Wednesday, July 7, 2010

Getting Lost (At Sea)

Currently on exhibit at the Folger Shakespeare Library is “Lost at Sea: The Ocean in the English Imagination, 1550-1750.” The exhibit not only displays a veritable trove of items – instruments, maps, paintings, and pamphlets – but also shows how these items flow around and within the oceanic imaginations of Humphrey Gilbert, John Smith, Daniel Defoe, William Shakespeare, and others. There is even a hands-on section for the more adventurous landlubber. My personal favorite is the panel describing the “hydrographic uncertainty” of life at sea; the first chapter of my dissertation thinks about how Walter Ralegh writes about water (hydrography) and the more theoretical ways in which water writes (hydrographesis) his narrative, even himself. Can water’s depths ever be fully known, its borders enlimned, or its touch avoided? What is certain about water? “We are reminded that everything is flowing,” John Muir says, when we contemplate water. What might happen when we drift with these flows? To find yourself “lost at sea,” then, might be both a condition of discovery and a desirable moment of (non)human creativity.


The curator, in fact, is someone who has recently completed an intriguing book on the subject of water and early modernity: Steve Mentz, author of At the Bottom of Shakespeare’s Ocean (Continuum, 2009). On Tuesday, July 13th he will deliver a free lecture at the Folger: “Stories from the Sea: At the Bottom of Shakespeare's Ocean.” You may also watch his interview on DC’s Let’s Talk Live from June 23rd.


Michel Serres describes the “visit” in nautical terms: “Voyaging begins when one burns one’s boats, adventures begin with a shipwreck.” Inhabiting and traveling simultaneously. That being said, a visit to the Folger this summer is highly recommended.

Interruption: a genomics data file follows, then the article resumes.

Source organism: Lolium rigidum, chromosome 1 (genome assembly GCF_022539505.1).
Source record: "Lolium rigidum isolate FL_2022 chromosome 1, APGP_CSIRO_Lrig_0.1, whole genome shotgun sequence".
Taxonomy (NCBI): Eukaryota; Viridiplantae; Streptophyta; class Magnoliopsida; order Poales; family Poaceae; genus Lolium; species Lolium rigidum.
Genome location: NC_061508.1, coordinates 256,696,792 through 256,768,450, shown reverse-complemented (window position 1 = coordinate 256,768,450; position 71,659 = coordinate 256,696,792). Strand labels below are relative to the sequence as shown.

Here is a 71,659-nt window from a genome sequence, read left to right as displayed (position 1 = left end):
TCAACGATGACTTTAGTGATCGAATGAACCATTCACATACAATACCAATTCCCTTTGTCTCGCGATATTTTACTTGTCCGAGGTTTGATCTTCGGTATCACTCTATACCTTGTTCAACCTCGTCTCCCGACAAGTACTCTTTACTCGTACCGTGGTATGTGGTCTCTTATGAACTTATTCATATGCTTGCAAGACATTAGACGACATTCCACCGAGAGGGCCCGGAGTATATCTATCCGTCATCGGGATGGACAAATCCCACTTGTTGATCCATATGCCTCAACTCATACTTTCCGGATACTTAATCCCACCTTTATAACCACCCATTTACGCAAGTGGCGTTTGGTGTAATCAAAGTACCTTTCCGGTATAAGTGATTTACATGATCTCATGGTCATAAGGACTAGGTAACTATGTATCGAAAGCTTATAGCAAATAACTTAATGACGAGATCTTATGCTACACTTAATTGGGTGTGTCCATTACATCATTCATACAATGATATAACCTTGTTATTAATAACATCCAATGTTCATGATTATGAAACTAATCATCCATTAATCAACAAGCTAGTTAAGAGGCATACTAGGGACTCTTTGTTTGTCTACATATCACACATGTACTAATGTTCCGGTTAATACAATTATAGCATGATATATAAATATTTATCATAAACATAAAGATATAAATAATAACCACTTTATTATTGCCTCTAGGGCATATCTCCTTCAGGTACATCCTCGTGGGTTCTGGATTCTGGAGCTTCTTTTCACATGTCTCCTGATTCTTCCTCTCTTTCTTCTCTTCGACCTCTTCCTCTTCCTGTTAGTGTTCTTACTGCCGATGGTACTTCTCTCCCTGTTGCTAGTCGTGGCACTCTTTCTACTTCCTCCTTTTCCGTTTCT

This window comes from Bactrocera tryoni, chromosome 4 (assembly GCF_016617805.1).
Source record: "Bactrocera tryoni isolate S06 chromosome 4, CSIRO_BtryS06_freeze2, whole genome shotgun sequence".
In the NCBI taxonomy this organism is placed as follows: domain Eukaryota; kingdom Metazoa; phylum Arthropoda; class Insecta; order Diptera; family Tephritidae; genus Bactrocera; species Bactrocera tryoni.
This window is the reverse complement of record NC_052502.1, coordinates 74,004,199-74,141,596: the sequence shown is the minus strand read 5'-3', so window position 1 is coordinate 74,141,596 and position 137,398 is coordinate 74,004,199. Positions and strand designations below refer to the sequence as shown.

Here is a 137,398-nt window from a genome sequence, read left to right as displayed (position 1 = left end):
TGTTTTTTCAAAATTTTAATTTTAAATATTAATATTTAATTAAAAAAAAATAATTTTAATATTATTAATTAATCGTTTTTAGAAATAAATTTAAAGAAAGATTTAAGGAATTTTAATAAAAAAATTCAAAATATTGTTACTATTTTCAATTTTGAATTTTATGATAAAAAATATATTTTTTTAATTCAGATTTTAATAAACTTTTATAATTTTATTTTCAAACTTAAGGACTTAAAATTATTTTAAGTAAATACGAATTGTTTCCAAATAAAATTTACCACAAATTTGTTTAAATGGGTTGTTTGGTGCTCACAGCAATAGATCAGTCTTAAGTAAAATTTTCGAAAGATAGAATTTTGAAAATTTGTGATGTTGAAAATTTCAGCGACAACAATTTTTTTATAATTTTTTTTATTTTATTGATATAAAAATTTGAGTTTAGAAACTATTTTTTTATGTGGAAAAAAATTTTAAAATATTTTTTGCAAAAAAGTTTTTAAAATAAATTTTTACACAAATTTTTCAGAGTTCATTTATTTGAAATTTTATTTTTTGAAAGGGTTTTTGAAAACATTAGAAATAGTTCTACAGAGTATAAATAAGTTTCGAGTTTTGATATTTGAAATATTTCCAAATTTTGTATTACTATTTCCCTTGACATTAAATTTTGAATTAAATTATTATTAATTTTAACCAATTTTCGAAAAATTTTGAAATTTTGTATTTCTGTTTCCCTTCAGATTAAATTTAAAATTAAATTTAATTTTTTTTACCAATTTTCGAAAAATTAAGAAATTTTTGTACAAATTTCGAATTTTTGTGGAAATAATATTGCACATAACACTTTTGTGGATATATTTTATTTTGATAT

“Lost at Sea” runs until September 4th and is free to the public.

Kalamazoo 2011: Objects, Networks, and Materiality (A Roundtable)

The GW Medieval and Early Modern Studies Institute is sponsoring a roundtable on Objects, Networks and Materiality at the International Congress on Medieval Studies in Kalamazoo, MI (May 12-15, 2011).

We welcome short papers on any aspect of medieval, early modern or contemporary theories of matter, especially those that posit materiality as something other than inert: agental, networked, catalytic, vibrant. Contact Jeffrey Cohen (jjcohen@gwu.edu) with questions or proposals.

Get Lost (at Sea)

If you are in DC this summer, don't miss the exhibit Lost at Sea at the Folger Shakespeare Library (free; no tickets required). This well curated collection of artifacts and illustrations emphasizes the uncertainties of watery horizons, and the possibilities they offer for creativity. Steve Mentz, author of At the Bottom of Shakespeare's Ocean and the curator of the exhibition, will be lecturing on Stories from the Sea: At the Bottom of Shakespeare's Ocean on Tuesday July 13. The event is free.

If you're not in DC, the digital exhibit is quite good as well. Just follow the link above. You may also be interested in this review from the Washington Post.